A very variable aggregate species that has at times been treated as several distinct species[
Klainedoxa buesgenii Engl.
Klainedoxa cuprea Tiegh.
Klainedoxa dybowskii Tiegh.
Klainedoxa lanceifolia Vermoesen
Klainedoxa lecomtei Tiegh.
Klainedoxa macrocarpa Tiegh.
Klainedoxa oblongifolia (Engl.) Vermoesen
Klainedoxa oblongifolia Stapf ex Broun & R.E.Massey
Klainedoxa ovalifolia Vermoesen
Klainedoxa pachyphylla Mildbr.
Klainedoxa spinosa Tiegh.
Klainedoxa zenkeri Tiegh.
Klainedoxa gabonensis is one of the largest trees of the humid African rain-forest[
]. An evergreen tree, it has an open, spreading crown and grows up to 40 - 50 metres tall[
]. The bole is straight, up to 120cm in diameter, and can be unbranched for 20 - 25 metres with narrow, spreading buttresses up to 5 metres high[
]. Young trees have long spines up to 12cm long on the trunk[
]. At the end of the rainy season the tree puts on a spectacular flush of brilliant red new leaf. Flowering takes place at the same time and the crown is covered with a purplish hue[
The tree has many uses for the local people, providing an excellent edible oil-rich seed, a range of medicinal applications and a high quality wood.
Western tropical Africa - Guinea-Bissau to Uganda, south to the Congo.
Found in a wide variety of habitats including river banks in savannah regions; Parinari excelsa woodland; forest associations on dry land; semi-deciduous rain-forest; margins of seasonally flooded forest at elevations of 200 - 1,200 metres[
|Other Uses Rating||
|Cultivation Status||Semi-cultivated, Wild
A tree of the humid rainforests[
Where forest is being cleared for agriculture the tree is usually left standing and becomes a conspicuous feature of the landscape. Its presence in secondary vegetation is a fair indication of previous occupation[
The kernels are much relished for human use[
]. They are eaten fresh or roasted, or crushed to a paste, and enter into cooking in numerous ways[
]. The paste is rich and oily, and is mixed with other foods as a gravy or relish[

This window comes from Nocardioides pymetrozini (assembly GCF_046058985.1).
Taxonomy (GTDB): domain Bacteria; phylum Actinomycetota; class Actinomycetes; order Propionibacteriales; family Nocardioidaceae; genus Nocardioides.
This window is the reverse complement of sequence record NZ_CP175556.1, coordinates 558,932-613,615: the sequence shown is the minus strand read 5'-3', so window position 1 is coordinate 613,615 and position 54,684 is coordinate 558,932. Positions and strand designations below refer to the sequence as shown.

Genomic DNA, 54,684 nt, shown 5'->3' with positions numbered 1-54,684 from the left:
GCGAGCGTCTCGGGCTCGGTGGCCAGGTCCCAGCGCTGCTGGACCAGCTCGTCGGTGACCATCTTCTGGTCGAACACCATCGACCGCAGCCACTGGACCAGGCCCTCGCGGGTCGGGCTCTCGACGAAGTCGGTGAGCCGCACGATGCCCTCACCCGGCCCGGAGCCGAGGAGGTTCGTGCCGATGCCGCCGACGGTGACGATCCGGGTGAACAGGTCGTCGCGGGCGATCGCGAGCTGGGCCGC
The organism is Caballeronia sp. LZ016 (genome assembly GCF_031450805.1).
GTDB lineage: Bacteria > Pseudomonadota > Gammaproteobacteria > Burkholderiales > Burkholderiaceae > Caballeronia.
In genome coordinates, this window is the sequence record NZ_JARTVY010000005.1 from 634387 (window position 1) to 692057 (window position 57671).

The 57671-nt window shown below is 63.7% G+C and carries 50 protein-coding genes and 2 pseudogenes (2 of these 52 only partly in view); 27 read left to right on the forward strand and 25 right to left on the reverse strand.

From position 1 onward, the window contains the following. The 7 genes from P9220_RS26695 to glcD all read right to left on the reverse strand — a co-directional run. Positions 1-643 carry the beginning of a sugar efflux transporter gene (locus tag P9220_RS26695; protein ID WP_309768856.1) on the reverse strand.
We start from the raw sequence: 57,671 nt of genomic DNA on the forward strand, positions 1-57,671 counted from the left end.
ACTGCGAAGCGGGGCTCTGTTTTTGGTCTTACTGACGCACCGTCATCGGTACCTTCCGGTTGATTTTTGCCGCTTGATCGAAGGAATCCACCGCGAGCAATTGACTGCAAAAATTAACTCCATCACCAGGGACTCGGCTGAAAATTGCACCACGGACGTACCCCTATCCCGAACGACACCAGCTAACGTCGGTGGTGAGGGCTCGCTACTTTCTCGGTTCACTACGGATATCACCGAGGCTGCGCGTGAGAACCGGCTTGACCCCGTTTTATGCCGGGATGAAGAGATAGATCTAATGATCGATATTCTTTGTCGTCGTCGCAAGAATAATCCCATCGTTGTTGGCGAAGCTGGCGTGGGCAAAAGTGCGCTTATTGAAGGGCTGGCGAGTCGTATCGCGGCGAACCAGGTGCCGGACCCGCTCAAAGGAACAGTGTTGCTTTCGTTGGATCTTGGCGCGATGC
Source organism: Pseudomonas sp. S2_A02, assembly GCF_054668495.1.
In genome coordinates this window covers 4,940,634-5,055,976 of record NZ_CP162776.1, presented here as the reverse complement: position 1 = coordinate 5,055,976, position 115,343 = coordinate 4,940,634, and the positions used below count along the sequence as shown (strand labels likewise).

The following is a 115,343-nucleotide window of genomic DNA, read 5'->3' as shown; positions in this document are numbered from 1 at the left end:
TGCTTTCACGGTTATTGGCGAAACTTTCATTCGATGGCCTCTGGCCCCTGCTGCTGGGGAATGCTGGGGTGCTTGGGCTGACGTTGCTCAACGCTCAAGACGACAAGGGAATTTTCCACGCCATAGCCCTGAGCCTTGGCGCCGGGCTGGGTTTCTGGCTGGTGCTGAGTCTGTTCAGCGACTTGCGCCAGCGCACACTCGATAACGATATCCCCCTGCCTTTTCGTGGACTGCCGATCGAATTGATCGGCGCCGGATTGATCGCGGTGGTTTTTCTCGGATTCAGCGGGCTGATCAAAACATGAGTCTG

]. The kernel prepared as a vegetable butter is a substitute for shea (karite) butter (Vitellaria paradoxa)[
]. The seed contains about 65 % oil consisting, on a dry weight basis, of myristic acid 42%, oleic acid 22%, lauric acid 16%, palmitic acid 11%, and others[
].The seed is contained in a usually 5-angled fruit, 5 - 8 cm long, each angle containing one hard woody nut, and the whole in a fibrous covering containing some gummy substance[
The bark is analgesic332]. A preparation is taken by mouth for treating venereal disease, sterility and impotence[
Applied externally, it is ground to a fine powder, then mixed with clay and water for rubbing onto rheumatic joints. The pulped-up bark is prepared as an ointment with palm-oil for application to areas of rheumatism, and a bark-decoction is put in baths and lotions for buccal infections, small-pox and chickenpox[
Tannin is reported to be present in both the bark and the root[
The young leaves are usually characterised by the presence of long linear stipules which are soon shed. The young stipuled leaves are eaten with palm kernels as an aphrodisiac[
]. The leaves are eaten with vegetables, oil, salt, fish or meat as a stomachic, and are used as an analgesic for topical or internal application in various cases of pain[
A trace of alkaloid is reported present in the leaves[
The branches and the stems of young trees are flexible and are used to make spring traps[
The heart-wood is attractively coloured reddish to golden brown with wide dark veining, and often with zigzag markings; it is not clearly demarcated from the thin band of light brown sapwood. The texture is fine; the grain straight or interlocked, sometimes wavy. The wood is very heavy; very hard; elastic; very durable, even in contact with the soil, being resistant to fungi, dry wood borers and termites but liable to marine borer attack. The wood is very difficult to dry, it seasons slowly with a high risk of checking and distortion; once dry it is poorly stable in service. Although it does not contain silice, the wood has a fairly high blunting effect because of its hardness, stellite-tipped and tungsten carbide tools are recommended; nailing and screwing are good but require pre-boring; gluing is poor. The wood an be used in heavy construction, including purposes in contact with the ground or fresh water; it is also used for railway sleepers, heavy flooring, poles etc[
]. It can be made into attractive furniture. Traditionally, poles are often used in hut-construction, though the wood is generally too hard for cutting with domestic implements, so that its local usages are very limited[
]. In primitive dwellings in Sierra Leone, the buttresses are sometimes used to make doors[
The wood is deemed a good firewood[
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